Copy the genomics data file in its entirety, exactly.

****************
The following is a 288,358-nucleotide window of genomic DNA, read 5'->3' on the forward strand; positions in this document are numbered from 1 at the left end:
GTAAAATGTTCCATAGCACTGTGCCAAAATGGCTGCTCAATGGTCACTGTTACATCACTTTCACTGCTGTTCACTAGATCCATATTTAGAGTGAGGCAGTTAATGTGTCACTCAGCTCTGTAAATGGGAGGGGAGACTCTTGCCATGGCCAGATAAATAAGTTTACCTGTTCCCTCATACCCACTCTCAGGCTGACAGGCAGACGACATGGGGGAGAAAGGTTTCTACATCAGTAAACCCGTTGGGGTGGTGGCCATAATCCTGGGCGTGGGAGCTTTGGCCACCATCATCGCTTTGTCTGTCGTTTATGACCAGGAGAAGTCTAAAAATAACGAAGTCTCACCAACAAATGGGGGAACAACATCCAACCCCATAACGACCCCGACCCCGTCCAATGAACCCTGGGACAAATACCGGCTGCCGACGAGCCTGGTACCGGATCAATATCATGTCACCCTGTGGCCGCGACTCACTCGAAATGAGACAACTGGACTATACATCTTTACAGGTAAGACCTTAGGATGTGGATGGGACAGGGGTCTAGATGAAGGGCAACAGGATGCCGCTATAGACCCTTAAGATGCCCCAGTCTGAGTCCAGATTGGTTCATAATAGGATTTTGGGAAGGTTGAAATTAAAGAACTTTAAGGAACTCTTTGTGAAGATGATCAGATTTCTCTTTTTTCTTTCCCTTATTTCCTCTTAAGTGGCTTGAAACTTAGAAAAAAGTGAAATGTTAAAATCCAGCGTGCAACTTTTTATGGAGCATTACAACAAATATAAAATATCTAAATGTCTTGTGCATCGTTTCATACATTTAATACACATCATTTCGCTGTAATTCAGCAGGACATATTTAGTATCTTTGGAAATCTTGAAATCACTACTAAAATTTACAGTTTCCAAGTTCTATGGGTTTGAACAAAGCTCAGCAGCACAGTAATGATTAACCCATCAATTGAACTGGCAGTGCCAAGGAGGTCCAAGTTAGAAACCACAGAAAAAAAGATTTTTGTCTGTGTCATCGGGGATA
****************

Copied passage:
The following is a 288,358-nucleotide window of genomic DNA, read 5'->3' on the forward strand; positions in this document are numbered from 1 at the left end:
GTAAAATGTTCCATAGCACTGTGCCAAAATGGCTGCTCAATGGTCACTGTTACATCACTTTCACTGCTGTTCACTAGATCCATATTTAGAGTGAGGCAGTTAATGTGTCACTCAGCTCTGTAAATGGGAGGGGAGACTCTTGCCATGGCCAGATAAATAAGTTTACCTGTTCCCTCATACCCACTCTCAGGCTGACAGGCAGACGACATGGGGGAGAAAGGTTTCTACATCAGTAAACCCGTTGGGGTGGTGGCCATAATCCTGGGCGTGGGAGCTTTGGCCACCATCATCGCTTTGTCTGTCGTTTATGACCAGGAGAAGTCTAAAAATAACGAAGTCTCACCAACAAATGGGGGAACAACATCCAACCCCATAACGACCCCGACCCCGTCCAATGAACCCTGGGACAAATACCGGCTGCCGACGAGCCTGGTACCGGATCAATATCATGTCACCCTGTGGCCGCGACTCACTCGAAATGAGACAACTGGACTATACATCTTTACAGGTAAGACCTTAGGATGTGGATGGGACAGGGGTCTAGATGAAGGGCAACAGGATGCCGCTATAGACCCTTAAGATGCCCCAGTCTGAGTCCAGATTGGTTCATAATAGGATTTTGGGAAGGTTGAAATTAAAGAACTTTAAGGAACTCTTTGTGAAGATGATCAGATTTCTCTTTTTTCTTTCCCTTATTTCCTCTTAAGTGGCTTGAAACTTAGAAAAAAGTGAAATGTTAAAATCCAGCGTGCAACTTTTTATGGAGCATTACAACAAATATAAAATATCTAAATGTCTTGTGCATCGTTTCATACATTTAATACACATCATTTCGCTGTAATTCAGCAGGACATATTTAGTATCTTTGGAAATCTTGAAATCACTACTAAAATTTACAGTTTCCAAGTTCTATGGGTTTGAACAAAGCTCAGCAGCACAGTAATGATTAACCCATCAATTGAACTGGCAGTGCCAAGGAGGTCCAAGTTAGAAACCACAGAAAAAAAGATTTTTGTCTGTGTCATCGGGGATA